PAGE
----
“Seizing the Moment for Women in Nuclear Science”
Ambassador Glyn Davies
Vienna International Center
March 8, 2011
Good afternoon. Thank you, Phillipa, for that kind introduction. And thanks to all of you for joining me and my colleagues from the IAEA and the U.N. community to commemorate this 100th International Women’s Day.
This global event grew out of the will and determination of fair-minded working women in New York City who began organizing for equality in 1908. Their efforts in the U.S. evolved into the world’s first National Women’s Day, the precursor to International Women’s Day. So as the United States’ Ambassador to International Organizations in Vienna, I am particularly glad to help celebrate this occasion with you.
There is another, personal reason I am happy to be here with you and to participate in this ceremony. Or, perhaps I should say, two personal reasons. As a proud father of two daughters who are beginning to find their way in the world, I am moved by this year’s theme of equal access to training and decent work for women.
As Secretary of State Hillary Clinton has said, “When women are free to develop their talents and contribute fully to their societies, everyone benefits. When women have equal rights, nations are more stable, peaceful and secure.” The Secretary has placed advancing women’s equality at the core of United States foreign policy, tackling the issue as it relates to political reform, economic growth, food security, education and health care.
And multilateral organizations such as the IAEA, UNODC and the CTBTO play important roles in the achievement of equality for women—both in the work they do around the world, and in their structure and operations here at their Vienna headquarters.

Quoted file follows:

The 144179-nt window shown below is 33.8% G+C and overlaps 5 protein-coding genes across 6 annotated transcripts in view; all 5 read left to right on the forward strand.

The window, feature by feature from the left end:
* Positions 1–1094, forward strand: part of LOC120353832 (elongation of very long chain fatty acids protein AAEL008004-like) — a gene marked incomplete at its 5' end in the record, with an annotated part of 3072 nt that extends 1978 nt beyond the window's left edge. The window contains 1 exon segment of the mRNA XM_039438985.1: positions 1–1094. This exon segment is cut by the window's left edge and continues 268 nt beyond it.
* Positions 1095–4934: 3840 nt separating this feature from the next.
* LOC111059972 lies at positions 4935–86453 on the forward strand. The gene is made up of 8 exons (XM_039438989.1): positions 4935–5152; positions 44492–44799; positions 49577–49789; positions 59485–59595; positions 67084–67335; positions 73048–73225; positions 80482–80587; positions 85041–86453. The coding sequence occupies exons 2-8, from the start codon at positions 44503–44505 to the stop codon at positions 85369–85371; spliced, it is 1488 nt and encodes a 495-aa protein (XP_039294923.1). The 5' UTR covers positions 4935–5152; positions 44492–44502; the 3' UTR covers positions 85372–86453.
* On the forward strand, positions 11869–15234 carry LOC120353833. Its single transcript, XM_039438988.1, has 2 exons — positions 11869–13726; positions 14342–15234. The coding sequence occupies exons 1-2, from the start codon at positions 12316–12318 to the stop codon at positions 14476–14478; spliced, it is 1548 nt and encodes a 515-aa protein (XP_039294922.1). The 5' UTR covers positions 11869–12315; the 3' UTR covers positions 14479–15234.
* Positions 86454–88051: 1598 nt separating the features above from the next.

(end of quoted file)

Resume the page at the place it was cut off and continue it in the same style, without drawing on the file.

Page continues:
First, considering the Board of Governors is in session, I would like to focus on the Agency, the VIG’s biggest player. Today offers a great opportunity to recognize the broad impact that nuclear science has on the lives of women, from a breast cancer patient in Atlanta, to a woman struggling to feed her family in Abuja.
The IAEA’s Technical Cooperation efforts have for decades helped create conditions in which women can flourish and reach their full potential. Examples include improving crop yields with mutation induction techniques… using isotopic tracers to find and preserve sources of clean water, and … I hope increasingly, providing power to light homes, enable enterprise, and better connect people.
And on the fundamental level of human health, the IAEA supports advances in nuclear science to improve radiation therapy for women affected by cancer.
On a recent tour of IAEA projects in Asia, I was inspired by the progress being made at the Nuclear Medicine Facility at Ho Chi Min City’s Cho Ray hospital. In addition to our steadfast commitment to the Technical Cooperation Program and the IAEA’s Department of Nuclear Sciences and Applications, the United States has made an additional five-year commitment of $50 million to support projects like these, and we have encouraged our partners from around the world to match this contribution.